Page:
Town of Loxahatchee Groves staff asked for permission Tuesday to work on details of the Loxahatchee Groves Water Control District becoming dependent to the town.
A bill to allow the change, subject to a referendum, is making its way through the legislature in Tallahassee. Town Manager Bill Underwood said there are a number of issues that will need to be researched should such a change take place.
“I don’t even know all the issues, but I do know that one of the items… says that all the resolutions that the district has come over in full force and effect until we say we don’t want them,” Underwood said.
He added that there is an issue with the borders, which are not quite contiguous. The district will either need to reduce its borders, or the town will need to take in additional property.
Underwood asked the council to allow town staff to work through what will be necessary for a clean transition for the district to become dependent in the event that the bill and the subsequent referendum both pass.
Town Attorney Michael Cirullo said the bill states that jurisdictional boundaries of the district will be amended as necessary to address parcels located within unincorporated areas or other municipalities. He pointed out that some parts of the district, such as Palms West Hospital and its outlying parcels, are outside of the town’s borders.
“One thing that would be useful in the bill, for example, would be some sort of language that says if the boundaries of the town change, that the boundaries of the district would match the boundaries of the town, so that you would not have to create a special act if we add a parcel,” Cirullo said. “If it passes, we will inherit this bill.”
Cirullo said that if the bill passes, it might be necessary to pass another “glitch bill” to correct any oversights. “We’d like to at least understand what we are getting ourselves into,” he said.
Councilman Todd McLendon made a motion, which passed unanimously, to authorize staff to work with the district and clear up whatever issues arise.
“This came up a couple of days ago, and I started thinking about questions I would have,” McLendon said. “There’s a lot of questions I would have, and probably a lot of questions you guys would have, and there’s a lot of things that we don’t know — and it’s going to happen really quick.”
Mayor Dave Browning pointed out that the hospital and the surrounding property was taken out of the town’s original incorporation effort at the requirement of the Village of Royal Palm Beach, which wanted to annex the hospital itself.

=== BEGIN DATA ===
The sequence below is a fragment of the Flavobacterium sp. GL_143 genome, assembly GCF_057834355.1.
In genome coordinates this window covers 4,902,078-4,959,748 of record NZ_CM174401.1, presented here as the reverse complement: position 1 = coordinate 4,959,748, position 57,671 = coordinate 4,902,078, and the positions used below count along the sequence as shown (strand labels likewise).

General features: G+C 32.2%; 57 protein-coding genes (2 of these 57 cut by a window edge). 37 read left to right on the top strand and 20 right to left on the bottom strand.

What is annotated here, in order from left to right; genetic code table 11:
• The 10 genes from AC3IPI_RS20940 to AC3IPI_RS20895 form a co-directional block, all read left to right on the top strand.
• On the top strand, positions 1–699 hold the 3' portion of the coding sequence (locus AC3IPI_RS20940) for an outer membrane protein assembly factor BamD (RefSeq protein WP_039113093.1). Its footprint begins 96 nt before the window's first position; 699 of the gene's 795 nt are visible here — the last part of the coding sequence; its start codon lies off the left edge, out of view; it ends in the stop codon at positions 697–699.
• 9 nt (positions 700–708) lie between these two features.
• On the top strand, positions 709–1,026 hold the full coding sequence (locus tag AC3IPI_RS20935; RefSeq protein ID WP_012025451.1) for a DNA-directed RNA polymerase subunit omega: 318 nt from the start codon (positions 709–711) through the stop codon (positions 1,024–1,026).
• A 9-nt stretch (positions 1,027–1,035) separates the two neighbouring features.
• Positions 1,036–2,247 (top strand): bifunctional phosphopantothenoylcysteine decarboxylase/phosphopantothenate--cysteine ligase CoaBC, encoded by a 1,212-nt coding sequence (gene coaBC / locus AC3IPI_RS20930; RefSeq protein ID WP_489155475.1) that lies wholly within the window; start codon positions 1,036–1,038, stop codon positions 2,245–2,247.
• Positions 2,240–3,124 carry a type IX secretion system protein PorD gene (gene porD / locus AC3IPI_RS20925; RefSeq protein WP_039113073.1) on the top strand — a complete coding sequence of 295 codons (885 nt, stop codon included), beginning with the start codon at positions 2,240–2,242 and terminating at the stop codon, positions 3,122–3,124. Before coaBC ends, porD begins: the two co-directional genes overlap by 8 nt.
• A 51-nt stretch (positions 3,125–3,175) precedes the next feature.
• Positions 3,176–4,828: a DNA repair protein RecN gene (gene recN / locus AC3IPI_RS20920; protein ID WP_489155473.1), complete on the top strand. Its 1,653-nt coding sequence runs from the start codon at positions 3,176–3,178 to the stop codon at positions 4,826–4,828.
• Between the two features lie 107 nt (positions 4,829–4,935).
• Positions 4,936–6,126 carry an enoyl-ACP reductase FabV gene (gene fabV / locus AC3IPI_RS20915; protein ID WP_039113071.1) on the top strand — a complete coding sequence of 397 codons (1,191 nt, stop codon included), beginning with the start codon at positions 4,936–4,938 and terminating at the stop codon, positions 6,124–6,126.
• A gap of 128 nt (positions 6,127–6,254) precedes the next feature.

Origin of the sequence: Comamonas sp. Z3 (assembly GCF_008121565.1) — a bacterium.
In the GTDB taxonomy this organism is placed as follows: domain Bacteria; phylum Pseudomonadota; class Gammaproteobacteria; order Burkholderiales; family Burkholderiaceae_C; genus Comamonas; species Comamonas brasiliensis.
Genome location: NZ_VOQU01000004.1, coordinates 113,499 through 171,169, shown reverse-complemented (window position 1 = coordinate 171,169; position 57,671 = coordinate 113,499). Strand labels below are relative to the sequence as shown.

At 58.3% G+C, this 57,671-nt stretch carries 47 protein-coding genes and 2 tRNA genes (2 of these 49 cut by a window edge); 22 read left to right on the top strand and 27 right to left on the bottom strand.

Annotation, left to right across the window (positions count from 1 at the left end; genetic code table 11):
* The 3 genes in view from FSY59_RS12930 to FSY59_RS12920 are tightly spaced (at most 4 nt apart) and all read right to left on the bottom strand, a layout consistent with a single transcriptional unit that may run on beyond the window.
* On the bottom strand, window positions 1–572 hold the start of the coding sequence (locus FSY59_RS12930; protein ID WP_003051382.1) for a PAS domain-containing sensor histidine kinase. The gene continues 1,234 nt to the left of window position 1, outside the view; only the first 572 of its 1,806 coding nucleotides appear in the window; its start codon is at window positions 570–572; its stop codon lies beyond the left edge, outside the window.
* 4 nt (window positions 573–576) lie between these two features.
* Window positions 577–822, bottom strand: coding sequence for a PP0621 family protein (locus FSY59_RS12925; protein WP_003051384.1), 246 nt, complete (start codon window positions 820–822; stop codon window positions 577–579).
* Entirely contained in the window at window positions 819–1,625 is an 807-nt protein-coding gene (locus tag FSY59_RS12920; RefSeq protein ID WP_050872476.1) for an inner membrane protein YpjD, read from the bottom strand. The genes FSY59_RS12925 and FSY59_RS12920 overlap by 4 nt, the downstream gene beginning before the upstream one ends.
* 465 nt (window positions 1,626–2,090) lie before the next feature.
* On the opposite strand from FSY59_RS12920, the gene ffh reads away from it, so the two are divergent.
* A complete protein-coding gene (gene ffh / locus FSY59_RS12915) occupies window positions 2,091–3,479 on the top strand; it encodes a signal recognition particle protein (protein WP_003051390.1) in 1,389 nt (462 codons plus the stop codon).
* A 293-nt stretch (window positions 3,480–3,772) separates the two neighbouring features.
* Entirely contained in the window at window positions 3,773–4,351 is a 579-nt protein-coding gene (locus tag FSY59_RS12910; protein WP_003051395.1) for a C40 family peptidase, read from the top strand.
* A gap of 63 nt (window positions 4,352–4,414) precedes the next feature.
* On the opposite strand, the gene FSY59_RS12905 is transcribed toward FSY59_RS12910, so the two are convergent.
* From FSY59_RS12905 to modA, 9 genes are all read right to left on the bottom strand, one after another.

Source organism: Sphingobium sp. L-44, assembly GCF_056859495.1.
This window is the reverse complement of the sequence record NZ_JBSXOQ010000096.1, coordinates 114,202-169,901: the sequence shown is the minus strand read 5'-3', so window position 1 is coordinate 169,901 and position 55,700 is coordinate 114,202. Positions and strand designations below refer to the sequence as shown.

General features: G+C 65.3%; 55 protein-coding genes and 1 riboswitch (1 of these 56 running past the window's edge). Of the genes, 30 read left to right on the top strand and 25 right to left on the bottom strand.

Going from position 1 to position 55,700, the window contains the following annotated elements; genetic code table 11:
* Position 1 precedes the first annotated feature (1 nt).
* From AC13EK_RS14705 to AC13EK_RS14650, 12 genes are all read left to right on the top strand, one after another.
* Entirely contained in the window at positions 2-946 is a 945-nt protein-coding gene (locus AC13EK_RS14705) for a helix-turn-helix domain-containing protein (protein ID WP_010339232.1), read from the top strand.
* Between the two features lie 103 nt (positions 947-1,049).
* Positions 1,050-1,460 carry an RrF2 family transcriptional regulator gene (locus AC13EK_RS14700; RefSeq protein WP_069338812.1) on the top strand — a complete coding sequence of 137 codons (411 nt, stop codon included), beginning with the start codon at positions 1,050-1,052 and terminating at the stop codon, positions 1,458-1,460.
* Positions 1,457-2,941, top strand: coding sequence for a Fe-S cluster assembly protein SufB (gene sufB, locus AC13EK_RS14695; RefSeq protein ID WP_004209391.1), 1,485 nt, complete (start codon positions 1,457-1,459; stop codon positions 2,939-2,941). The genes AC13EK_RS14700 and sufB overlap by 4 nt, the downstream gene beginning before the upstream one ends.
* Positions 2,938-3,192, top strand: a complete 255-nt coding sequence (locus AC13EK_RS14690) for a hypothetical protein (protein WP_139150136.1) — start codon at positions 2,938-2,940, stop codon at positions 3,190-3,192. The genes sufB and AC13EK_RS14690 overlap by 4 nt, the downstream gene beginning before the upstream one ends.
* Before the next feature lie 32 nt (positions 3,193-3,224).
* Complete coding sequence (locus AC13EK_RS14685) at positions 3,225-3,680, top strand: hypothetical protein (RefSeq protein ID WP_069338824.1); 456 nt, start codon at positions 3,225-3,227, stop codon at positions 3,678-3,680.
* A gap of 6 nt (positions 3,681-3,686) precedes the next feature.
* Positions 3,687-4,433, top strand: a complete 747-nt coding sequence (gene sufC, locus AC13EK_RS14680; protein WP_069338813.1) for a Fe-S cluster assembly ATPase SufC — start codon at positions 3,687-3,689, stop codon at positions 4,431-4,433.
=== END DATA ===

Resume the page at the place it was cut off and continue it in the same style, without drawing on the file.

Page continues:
Browning also pointed out that the LGWCD does not provide any drainage to that area.
“None of those properties drain into our canals,” he said. “They all have their own drainage, so we really don’t provide anything for them. We just get a little bit of assessment from them.”
Cirullo said he did not know if there are actually any major issues but wanted to be prepared in the event there are.
“We want to know that if an issue comes up, we’re going to try to address it,” he said. “If there is anything in that bill that I need council input on, we’ll ask the mayor to call a special meeting.”
Councilman Dave DeMarois asked whether the bill provides for the transition of district employees to the town, and Cirullo said that is one of the issues.
“The bill doesn’t say either way,” Cirullo said. “You have to decide that.”
Vice Mayor Ron Jarriel said the hospital and its surrounding property could bring in a lot of revenue.
“If you haven’t checked this out, I would hope that you check it out,” Jarriel said. “Florida Statutes say that when you are bordered on all three sides, one town or another can make you pick which town you want to go with. I happen to know that we have the lowest taxes. I happen to know that Palms West [Hospital] is our neighbor, and they seem to be a good neighbor, and I think it’s time to start getting revenue for our town.”
Browning said that right now, the hospital is happy being part of unincorporated Palm Beach County.
McLendon said he agreed with Jarriel.
“If we can incorporate that, we’re not adding to the impact of our town,” he said. “All we’re adding is the financial. I think if we can work with the hospital, if they need different things that they cannot get from Palm Beach County land development-wise, I think we can work with them and give them some enticement.”
During public comment, resident Nina Corning pointed out that if the bill passes, the referendum would be during the election of the district’s only supervisor that is elected by popular vote rather than acreage by proxy. She raised the question as to whether the referendum would be popular vote or proxy.
“This needs to be written in there that this is going to be by acreage vote, because they need to have the right to decide whether they are going to have a vote anymore,” Corning said.
McLendon said the bill does not specify how the referendum vote will be done.